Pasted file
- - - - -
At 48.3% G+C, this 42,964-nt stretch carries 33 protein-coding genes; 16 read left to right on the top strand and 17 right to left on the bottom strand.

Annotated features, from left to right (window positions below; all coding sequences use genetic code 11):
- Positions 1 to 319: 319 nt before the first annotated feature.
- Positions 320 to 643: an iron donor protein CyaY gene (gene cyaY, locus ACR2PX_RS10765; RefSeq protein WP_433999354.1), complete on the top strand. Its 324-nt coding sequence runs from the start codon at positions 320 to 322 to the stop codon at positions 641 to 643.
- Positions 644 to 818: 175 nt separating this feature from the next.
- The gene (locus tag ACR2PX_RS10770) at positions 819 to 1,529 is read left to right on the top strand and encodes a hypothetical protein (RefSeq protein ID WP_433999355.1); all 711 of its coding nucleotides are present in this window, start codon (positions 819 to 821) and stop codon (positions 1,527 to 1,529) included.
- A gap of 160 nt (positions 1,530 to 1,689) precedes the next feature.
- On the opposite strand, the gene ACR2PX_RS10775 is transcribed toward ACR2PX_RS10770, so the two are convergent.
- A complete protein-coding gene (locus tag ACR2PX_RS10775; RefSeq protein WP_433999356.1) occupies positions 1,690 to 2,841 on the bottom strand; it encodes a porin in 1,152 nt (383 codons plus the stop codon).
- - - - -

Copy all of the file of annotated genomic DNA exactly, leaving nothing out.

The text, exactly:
At 48.3% G+C, this 42,964-nt stretch carries 33 protein-coding genes; 16 read left to right on the top strand and 17 right to left on the bottom strand.

Annotated features, from left to right (window positions below; all coding sequences use genetic code 11):
- Positions 1 to 319: 319 nt before the first annotated feature.
- Positions 320 to 643: an iron donor protein CyaY gene (gene cyaY, locus ACR2PX_RS10765; RefSeq protein WP_433999354.1), complete on the top strand. Its 324-nt coding sequence runs from the start codon at positions 320 to 322 to the stop codon at positions 641 to 643.
- Positions 644 to 818: 175 nt separating this feature from the next.
- The gene (locus tag ACR2PX_RS10770) at positions 819 to 1,529 is read left to right on the top strand and encodes a hypothetical protein (RefSeq protein ID WP_433999355.1); all 711 of its coding nucleotides are present in this window, start codon (positions 819 to 821) and stop codon (positions 1,527 to 1,529) included.
- A gap of 160 nt (positions 1,530 to 1,689) precedes the next feature.
- On the opposite strand, the gene ACR2PX_RS10775 is transcribed toward ACR2PX_RS10770, so the two are convergent.
- A complete protein-coding gene (locus tag ACR2PX_RS10775; RefSeq protein WP_433999356.1) occupies positions 1,690 to 2,841 on the bottom strand; it encodes a porin in 1,152 nt (383 codons plus the stop codon).